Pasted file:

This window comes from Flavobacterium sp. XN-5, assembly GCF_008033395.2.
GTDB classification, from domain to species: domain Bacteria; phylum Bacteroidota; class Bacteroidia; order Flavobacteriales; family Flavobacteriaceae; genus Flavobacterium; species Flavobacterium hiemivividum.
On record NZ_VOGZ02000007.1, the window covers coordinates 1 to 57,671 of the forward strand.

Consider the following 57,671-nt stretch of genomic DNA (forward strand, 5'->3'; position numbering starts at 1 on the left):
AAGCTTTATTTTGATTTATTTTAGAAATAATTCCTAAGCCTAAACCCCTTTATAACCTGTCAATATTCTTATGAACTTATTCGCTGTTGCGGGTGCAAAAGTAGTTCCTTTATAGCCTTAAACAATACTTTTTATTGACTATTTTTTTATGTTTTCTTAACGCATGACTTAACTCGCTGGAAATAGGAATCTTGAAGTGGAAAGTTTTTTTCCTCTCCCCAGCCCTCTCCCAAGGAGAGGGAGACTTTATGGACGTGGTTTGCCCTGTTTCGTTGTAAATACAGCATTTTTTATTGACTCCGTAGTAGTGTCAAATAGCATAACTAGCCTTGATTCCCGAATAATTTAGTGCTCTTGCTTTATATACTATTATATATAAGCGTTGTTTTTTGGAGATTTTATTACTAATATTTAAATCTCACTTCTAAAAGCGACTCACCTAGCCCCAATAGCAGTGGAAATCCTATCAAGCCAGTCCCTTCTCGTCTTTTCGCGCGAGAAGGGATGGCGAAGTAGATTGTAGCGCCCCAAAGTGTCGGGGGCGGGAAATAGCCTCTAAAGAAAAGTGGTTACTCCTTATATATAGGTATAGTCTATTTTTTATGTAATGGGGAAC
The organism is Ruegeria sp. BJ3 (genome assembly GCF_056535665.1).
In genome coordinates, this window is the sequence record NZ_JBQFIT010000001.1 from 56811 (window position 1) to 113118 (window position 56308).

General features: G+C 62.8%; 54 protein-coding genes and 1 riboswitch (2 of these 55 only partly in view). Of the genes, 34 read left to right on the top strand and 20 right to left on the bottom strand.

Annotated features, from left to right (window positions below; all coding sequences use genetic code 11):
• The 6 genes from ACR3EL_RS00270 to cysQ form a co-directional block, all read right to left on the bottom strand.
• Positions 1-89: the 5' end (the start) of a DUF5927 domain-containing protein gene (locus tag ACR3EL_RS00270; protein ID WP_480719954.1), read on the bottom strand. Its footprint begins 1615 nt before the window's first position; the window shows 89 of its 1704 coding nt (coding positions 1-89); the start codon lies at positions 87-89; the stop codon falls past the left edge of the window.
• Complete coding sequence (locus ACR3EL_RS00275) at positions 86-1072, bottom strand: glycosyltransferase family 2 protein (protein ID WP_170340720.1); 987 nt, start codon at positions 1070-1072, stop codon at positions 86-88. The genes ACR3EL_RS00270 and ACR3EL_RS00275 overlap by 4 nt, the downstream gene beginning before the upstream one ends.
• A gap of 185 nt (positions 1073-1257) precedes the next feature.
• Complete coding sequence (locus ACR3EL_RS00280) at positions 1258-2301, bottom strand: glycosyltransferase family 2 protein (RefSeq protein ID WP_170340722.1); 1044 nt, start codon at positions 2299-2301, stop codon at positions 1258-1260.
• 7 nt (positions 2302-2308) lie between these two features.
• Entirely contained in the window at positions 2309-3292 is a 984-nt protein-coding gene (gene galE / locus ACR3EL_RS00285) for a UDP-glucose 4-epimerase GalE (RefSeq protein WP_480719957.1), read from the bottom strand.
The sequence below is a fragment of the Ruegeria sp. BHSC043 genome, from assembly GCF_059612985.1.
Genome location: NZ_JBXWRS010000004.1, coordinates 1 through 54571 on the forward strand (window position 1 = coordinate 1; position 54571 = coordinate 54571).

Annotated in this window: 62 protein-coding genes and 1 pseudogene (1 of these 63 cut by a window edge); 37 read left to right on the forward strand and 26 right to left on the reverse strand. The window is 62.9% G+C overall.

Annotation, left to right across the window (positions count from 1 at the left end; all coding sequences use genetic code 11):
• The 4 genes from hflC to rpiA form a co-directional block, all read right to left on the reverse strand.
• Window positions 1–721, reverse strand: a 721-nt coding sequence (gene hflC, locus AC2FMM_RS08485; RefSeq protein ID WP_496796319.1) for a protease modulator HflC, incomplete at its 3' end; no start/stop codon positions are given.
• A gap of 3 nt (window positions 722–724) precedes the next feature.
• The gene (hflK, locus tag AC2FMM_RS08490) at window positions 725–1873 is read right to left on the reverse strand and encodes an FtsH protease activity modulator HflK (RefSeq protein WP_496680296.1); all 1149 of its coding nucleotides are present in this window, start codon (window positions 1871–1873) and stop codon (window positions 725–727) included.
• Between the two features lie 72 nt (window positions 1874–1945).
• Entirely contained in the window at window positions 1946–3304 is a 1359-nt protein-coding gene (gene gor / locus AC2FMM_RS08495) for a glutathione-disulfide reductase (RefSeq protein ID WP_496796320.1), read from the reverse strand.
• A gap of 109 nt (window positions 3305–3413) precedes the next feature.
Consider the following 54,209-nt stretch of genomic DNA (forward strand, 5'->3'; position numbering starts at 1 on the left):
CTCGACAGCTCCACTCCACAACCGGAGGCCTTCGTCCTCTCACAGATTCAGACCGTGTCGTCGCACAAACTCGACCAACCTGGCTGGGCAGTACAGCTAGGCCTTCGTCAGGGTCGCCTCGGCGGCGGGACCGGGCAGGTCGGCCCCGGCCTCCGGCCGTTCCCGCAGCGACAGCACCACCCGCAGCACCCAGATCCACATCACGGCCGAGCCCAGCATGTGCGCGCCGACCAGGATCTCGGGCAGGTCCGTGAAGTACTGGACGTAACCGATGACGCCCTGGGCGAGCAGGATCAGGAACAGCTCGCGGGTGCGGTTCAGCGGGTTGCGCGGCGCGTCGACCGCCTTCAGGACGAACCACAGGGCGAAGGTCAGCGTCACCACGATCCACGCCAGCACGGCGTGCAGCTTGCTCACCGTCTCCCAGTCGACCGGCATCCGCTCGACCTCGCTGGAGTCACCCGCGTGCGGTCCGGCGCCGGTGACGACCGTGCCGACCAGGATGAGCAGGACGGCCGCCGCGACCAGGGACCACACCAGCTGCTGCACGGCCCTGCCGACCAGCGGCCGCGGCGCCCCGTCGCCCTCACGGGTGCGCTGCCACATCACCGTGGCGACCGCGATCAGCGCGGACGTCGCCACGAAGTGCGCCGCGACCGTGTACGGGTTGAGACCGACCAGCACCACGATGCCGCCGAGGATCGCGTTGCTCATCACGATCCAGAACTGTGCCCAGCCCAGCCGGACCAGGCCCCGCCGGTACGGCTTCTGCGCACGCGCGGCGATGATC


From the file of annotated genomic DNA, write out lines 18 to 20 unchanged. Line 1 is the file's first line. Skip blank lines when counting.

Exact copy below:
Genome location: NZ_JBXWRS010000004.1, coordinates 1 through 54571 on the forward strand (window position 1 = coordinate 1; position 54571 = coordinate 54571).

Annotated in this window: 62 protein-coding genes and 1 pseudogene (1 of these 63 cut by a window edge); 37 read left to right on the forward strand and 26 right to left on the reverse strand. The window is 62.9% G+C overall.

Annotation, left to right across the window (positions count from 1 at the left end; all coding sequences use genetic code 11):